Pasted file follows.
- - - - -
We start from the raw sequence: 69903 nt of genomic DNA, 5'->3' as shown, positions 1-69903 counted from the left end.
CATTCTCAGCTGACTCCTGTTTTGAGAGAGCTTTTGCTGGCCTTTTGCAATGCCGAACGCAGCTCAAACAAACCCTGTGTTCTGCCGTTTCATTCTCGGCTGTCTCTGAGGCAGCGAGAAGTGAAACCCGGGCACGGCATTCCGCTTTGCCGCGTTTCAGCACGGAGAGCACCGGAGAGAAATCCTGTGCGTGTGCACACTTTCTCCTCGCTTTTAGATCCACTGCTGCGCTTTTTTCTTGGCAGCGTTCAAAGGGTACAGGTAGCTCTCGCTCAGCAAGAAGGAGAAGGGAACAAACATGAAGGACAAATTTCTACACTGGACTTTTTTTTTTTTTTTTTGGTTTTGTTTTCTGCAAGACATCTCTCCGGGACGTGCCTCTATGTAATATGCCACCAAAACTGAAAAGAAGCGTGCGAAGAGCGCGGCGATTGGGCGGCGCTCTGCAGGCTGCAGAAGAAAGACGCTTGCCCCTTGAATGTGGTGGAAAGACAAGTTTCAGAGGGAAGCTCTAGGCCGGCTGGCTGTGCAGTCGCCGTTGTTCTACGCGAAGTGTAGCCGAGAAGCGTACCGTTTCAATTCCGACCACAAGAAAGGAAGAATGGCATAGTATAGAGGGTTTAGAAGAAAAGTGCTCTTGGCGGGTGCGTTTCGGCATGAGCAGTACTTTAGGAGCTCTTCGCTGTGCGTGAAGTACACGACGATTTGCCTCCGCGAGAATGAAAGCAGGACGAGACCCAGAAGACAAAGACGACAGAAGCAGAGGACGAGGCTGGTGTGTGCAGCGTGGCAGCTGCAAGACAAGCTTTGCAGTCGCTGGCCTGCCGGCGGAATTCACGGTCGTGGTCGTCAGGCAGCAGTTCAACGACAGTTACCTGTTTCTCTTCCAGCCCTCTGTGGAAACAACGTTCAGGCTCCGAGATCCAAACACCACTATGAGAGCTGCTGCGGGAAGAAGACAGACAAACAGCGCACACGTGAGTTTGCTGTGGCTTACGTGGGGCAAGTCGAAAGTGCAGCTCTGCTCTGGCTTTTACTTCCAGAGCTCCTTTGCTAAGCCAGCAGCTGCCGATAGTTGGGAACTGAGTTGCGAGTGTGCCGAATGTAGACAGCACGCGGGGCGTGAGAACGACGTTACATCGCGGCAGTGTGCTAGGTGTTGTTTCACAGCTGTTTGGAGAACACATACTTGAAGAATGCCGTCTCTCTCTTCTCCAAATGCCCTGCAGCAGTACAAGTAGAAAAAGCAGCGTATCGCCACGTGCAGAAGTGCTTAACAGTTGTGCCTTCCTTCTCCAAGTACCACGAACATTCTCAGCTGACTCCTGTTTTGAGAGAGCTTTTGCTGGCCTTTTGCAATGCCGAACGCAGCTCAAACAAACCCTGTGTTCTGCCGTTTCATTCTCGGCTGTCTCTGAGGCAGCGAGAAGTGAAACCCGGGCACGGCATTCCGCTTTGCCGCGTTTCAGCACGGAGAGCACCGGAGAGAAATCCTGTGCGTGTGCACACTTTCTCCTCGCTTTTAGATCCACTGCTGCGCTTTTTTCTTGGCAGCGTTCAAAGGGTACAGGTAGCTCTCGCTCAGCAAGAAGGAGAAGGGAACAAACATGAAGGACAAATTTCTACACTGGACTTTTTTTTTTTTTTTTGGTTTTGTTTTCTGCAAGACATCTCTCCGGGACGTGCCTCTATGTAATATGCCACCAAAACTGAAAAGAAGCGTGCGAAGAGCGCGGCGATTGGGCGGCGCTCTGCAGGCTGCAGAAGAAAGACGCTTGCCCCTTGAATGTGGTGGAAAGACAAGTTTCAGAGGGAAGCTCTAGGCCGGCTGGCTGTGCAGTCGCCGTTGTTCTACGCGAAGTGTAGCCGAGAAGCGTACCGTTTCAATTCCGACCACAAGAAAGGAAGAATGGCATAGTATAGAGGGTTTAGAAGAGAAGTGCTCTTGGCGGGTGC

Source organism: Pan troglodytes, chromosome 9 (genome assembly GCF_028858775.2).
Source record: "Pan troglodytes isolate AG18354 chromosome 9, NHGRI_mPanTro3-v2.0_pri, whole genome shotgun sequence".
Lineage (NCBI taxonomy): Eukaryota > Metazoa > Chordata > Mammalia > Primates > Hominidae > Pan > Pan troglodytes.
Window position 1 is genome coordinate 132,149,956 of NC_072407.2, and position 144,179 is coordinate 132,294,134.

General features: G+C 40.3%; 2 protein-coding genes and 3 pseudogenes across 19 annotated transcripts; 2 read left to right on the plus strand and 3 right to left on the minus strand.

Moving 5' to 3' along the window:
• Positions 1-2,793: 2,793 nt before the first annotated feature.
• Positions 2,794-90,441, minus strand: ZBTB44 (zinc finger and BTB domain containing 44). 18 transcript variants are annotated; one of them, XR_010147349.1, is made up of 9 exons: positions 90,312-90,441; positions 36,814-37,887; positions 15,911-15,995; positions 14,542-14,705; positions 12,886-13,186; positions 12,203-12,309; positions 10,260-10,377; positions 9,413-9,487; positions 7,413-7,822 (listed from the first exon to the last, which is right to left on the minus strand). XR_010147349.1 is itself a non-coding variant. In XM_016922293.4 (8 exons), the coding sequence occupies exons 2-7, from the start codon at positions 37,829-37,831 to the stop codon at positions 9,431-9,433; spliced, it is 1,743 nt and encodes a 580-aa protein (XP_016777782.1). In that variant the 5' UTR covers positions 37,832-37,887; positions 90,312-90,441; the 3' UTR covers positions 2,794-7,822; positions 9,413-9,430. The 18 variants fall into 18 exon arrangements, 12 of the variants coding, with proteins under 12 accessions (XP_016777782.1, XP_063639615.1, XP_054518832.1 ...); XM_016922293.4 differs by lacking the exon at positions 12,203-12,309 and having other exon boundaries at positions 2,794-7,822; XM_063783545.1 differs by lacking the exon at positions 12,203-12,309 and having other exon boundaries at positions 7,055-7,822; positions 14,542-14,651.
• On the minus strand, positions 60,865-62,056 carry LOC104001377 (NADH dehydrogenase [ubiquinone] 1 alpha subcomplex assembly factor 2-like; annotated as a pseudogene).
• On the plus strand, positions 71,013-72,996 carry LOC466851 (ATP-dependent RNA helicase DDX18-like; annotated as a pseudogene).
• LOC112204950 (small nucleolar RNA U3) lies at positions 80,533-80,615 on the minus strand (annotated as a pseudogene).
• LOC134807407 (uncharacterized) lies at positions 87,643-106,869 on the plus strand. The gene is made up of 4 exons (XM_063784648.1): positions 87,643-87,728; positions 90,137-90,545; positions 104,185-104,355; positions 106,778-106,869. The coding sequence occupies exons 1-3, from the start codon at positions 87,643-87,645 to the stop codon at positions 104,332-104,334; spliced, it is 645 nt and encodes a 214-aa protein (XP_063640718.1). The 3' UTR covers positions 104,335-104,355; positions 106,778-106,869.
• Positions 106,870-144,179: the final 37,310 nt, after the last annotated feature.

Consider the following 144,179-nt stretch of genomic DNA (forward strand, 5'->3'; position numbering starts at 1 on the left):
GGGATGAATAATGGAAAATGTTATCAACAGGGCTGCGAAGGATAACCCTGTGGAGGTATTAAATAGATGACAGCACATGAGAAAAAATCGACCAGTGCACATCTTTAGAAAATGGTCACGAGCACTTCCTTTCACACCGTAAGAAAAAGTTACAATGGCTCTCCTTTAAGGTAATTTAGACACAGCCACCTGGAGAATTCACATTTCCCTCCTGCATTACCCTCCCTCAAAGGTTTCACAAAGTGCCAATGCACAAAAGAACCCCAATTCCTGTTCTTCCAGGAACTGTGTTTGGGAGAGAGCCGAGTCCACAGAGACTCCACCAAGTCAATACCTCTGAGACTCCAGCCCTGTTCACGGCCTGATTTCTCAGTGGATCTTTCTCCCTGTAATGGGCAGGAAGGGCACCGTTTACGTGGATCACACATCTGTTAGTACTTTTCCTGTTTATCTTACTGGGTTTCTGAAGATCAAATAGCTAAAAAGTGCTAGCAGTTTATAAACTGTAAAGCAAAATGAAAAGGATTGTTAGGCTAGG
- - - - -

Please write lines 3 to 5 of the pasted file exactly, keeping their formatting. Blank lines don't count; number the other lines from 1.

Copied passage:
Source organism: Pan troglodytes, chromosome 9 (genome assembly GCF_028858775.2).
Source record: "Pan troglodytes isolate AG18354 chromosome 9, NHGRI_mPanTro3-v2.0_pri, whole genome shotgun sequence".
Lineage (NCBI taxonomy): Eukaryota > Metazoa > Chordata > Mammalia > Primates > Hominidae > Pan > Pan troglodytes.